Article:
New roles on my team: come build Open Phil’s technical AI safety program with me!
Open Phil announced two weeks ago that we’re hiring for over 20 roles across our teams working on global catastrophic risk reduction — and we’ll answer questions at our AMA starting tomorrow. Ahead of that, I wanted to share some information about the roles I’m hiring for on my team (Technical AI Safety). This team is aiming to think through what technical research could most help us understand and reduce AI x-risk, and build thriving fields in high priority research areas by making grants to great projects and research groups.
First of all — since we initially listed roles on Sep 29, we’ve added three new roles in Technical AI Safety that you might not have seen yet if you only saw the original announcement! In addition to the (Senior) Program Associate role that was there originally, we added an Executive Assistant role last week — and yesterday we added a (Senior) Research Associate role and a role for a Senior Program Associate specializing in a particular subfield of AI safety research (e.g. interpretability, alignment theory, etc). Check those out if they seem interesting! The Executive Assistant role in particular requires a very different, less technical skill set.
Secondly, before starting to answer AMA questions, I wanted to highlight that our technical AI safety giving is far away from where it should be at equilibrium, there is considerable room to grow, and hiring more people is likely to lead quickly to more and better grants. My estimate is that last year, we recommended around ~$25M in grants to technical AI safety, and so far this year I’ve recommended a similar amount. With more capacity for grant evaluation, research, and operations, we think this could pretty readily double or more.
All of our GCR teams (Technical AI Safety led by me, Capacity Building led by Claire Zabel, AI Governance and Policy led by Luke Muehlhauser, and Biosecurity led by Andrew Snyder-Beattie) are heavily capacity constrained right now — especially the teams that do work related to AI, given the recent boom in interest and activity in that area. I think my team currently faces even more severe constraints than other program teams. Compared to other teams, my team:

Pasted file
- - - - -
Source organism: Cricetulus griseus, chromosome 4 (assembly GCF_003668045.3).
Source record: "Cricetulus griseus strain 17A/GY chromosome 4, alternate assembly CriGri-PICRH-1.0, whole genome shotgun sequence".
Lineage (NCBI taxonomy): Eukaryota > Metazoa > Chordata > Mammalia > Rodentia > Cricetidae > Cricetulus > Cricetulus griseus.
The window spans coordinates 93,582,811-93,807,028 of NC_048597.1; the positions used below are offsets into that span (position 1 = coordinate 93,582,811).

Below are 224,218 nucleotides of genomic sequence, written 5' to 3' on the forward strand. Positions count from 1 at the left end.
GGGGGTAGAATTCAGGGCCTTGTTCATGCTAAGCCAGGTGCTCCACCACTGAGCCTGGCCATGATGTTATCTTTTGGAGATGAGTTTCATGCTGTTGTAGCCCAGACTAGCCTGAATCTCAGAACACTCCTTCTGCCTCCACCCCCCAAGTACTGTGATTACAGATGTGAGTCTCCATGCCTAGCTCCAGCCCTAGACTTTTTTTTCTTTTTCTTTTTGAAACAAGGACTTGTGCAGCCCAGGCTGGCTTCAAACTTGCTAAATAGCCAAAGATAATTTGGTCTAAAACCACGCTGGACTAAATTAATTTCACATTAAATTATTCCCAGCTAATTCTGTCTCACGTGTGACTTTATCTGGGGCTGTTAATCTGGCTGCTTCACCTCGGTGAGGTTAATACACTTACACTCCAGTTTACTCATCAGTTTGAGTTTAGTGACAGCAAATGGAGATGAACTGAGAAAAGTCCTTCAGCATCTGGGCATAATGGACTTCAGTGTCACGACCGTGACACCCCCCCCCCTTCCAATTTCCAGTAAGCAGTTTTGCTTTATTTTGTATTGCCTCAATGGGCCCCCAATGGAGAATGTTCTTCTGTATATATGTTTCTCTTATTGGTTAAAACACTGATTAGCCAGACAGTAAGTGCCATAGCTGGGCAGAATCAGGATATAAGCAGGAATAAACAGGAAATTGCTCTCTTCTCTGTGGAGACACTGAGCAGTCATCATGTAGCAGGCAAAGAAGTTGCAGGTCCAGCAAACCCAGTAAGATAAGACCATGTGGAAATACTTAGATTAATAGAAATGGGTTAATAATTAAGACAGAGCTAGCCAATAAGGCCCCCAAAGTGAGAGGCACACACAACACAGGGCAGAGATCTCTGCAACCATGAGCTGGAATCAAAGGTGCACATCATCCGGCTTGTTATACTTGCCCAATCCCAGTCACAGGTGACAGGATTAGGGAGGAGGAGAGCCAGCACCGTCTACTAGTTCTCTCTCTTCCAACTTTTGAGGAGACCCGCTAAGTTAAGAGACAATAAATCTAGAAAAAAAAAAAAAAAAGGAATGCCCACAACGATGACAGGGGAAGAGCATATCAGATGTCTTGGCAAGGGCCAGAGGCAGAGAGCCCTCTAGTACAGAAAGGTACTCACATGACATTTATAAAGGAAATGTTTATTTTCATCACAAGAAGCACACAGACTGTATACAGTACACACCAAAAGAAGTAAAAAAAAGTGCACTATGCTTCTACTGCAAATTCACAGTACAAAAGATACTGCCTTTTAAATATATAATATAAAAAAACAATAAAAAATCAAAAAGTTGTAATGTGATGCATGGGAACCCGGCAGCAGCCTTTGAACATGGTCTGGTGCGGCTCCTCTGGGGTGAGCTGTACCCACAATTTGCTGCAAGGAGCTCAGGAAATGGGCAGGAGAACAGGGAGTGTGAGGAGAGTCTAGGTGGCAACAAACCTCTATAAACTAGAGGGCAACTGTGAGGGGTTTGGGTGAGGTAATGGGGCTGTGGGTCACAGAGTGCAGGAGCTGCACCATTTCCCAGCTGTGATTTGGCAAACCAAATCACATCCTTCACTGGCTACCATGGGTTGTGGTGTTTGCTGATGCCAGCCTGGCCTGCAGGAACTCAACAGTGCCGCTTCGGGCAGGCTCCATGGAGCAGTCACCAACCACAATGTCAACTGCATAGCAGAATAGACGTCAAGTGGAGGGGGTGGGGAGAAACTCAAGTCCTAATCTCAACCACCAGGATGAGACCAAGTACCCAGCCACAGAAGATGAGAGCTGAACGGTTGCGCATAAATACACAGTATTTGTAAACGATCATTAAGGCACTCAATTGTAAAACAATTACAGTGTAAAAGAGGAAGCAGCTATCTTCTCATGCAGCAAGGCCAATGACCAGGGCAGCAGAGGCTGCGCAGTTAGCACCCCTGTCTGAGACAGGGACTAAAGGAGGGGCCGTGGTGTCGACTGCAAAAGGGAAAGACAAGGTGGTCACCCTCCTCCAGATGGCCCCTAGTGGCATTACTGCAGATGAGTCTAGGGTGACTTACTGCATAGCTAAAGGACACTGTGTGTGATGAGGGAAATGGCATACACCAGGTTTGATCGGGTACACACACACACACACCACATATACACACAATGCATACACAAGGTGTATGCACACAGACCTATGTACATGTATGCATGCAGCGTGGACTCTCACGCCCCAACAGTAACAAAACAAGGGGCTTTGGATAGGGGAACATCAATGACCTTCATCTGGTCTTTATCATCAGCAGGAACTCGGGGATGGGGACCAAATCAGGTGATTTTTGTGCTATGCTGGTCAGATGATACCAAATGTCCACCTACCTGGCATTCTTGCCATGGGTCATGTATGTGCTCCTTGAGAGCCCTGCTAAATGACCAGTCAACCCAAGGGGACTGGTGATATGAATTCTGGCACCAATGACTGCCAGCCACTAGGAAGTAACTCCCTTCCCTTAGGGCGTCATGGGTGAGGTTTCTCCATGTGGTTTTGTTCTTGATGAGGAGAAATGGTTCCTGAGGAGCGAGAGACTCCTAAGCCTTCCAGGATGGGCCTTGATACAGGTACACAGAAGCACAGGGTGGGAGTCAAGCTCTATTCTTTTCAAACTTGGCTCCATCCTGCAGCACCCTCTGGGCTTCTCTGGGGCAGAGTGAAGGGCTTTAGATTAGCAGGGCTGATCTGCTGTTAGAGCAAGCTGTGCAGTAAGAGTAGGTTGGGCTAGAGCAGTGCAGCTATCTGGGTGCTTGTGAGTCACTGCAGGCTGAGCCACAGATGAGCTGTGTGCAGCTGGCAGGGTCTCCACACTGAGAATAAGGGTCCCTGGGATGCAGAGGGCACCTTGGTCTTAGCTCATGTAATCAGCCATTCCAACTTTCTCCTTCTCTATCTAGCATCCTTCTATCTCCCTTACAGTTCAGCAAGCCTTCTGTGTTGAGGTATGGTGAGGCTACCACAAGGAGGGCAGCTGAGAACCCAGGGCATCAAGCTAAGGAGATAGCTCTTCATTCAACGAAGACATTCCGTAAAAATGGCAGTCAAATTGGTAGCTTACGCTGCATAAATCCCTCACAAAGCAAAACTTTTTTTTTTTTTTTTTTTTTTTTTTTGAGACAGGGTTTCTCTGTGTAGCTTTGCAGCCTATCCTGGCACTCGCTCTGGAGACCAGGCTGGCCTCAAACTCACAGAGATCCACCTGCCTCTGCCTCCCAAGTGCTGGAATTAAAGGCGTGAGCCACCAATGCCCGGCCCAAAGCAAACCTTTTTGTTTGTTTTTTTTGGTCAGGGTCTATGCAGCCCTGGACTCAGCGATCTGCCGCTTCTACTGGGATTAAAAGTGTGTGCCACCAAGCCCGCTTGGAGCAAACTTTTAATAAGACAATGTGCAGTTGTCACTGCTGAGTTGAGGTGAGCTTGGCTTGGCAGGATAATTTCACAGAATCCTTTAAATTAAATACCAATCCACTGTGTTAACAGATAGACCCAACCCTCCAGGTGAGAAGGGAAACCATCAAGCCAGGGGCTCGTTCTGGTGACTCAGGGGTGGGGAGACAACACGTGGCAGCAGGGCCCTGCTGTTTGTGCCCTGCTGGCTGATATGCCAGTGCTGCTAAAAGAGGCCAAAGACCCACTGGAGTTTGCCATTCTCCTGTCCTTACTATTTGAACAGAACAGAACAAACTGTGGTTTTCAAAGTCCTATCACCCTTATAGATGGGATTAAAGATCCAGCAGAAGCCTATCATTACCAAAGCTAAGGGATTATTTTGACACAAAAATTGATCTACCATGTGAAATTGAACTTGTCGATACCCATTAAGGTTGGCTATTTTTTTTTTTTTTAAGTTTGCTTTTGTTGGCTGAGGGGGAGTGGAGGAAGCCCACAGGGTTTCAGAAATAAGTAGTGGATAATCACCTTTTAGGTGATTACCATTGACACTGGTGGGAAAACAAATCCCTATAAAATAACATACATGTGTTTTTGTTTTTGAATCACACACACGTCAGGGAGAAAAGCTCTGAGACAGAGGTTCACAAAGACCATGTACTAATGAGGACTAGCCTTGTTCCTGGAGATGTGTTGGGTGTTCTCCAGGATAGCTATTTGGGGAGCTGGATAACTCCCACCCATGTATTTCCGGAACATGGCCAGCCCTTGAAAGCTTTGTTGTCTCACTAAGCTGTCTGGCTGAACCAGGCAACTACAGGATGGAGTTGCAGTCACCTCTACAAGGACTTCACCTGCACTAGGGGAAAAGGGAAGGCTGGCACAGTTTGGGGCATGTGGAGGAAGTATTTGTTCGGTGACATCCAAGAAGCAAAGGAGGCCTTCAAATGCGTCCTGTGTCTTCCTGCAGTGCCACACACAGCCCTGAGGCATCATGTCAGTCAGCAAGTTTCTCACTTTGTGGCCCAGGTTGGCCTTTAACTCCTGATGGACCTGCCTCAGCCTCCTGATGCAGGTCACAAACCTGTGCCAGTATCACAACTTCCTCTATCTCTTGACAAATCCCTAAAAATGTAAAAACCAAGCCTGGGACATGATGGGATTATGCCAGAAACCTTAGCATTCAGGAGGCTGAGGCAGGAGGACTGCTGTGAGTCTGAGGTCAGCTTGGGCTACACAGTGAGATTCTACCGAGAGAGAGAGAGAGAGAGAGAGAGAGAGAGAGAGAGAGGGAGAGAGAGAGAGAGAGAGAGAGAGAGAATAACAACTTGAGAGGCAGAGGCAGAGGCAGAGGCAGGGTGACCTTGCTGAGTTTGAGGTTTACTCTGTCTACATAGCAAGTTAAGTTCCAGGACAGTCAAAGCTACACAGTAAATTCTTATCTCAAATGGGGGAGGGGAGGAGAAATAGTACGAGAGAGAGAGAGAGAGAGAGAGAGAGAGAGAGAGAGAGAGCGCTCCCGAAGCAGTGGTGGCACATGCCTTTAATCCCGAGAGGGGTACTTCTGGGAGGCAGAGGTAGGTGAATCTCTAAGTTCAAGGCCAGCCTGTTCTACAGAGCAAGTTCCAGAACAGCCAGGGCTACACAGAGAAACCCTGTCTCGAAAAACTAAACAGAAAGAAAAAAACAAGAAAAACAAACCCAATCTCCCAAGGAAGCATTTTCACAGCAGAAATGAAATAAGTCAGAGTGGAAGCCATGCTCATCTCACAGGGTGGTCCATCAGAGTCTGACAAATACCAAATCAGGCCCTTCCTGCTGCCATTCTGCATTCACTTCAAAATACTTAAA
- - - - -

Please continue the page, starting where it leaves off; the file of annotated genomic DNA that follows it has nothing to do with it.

Is much smaller: Until literally last week, it was just me focusing primarily on technical AI safety (although Claire’s team sometimes funds technical AI safety work, primarily upskilling). Last week, Max Nadeau joined as my first Program Associate. In contrast, the capacity building team has eight people, and the biosecurity and AI governance teams each have five people.
Likely has worse “coverage” of its field:
Ideally, a robust and committed grantmaking team in a given field would:
Maintain substantive relationships with the most impactful / promising (say) 5-30% of existing grantees, potential grantees, and key non-grantee players (e.g. people working on AI safety in industry labs) in their field.
Have pretty robust systems for hearing about most of the plausible potential new grantees in their field (via e.g. application forms or strong referral networks).
Have the bandwidth to give non-trivial consideration to a large fraction of plausible potential grantees, in order to make an informed, explicit decision about whether to fund them and how much.
Have the bandwidth to retrospectively evaluate what came out of large grants or important categories of grant.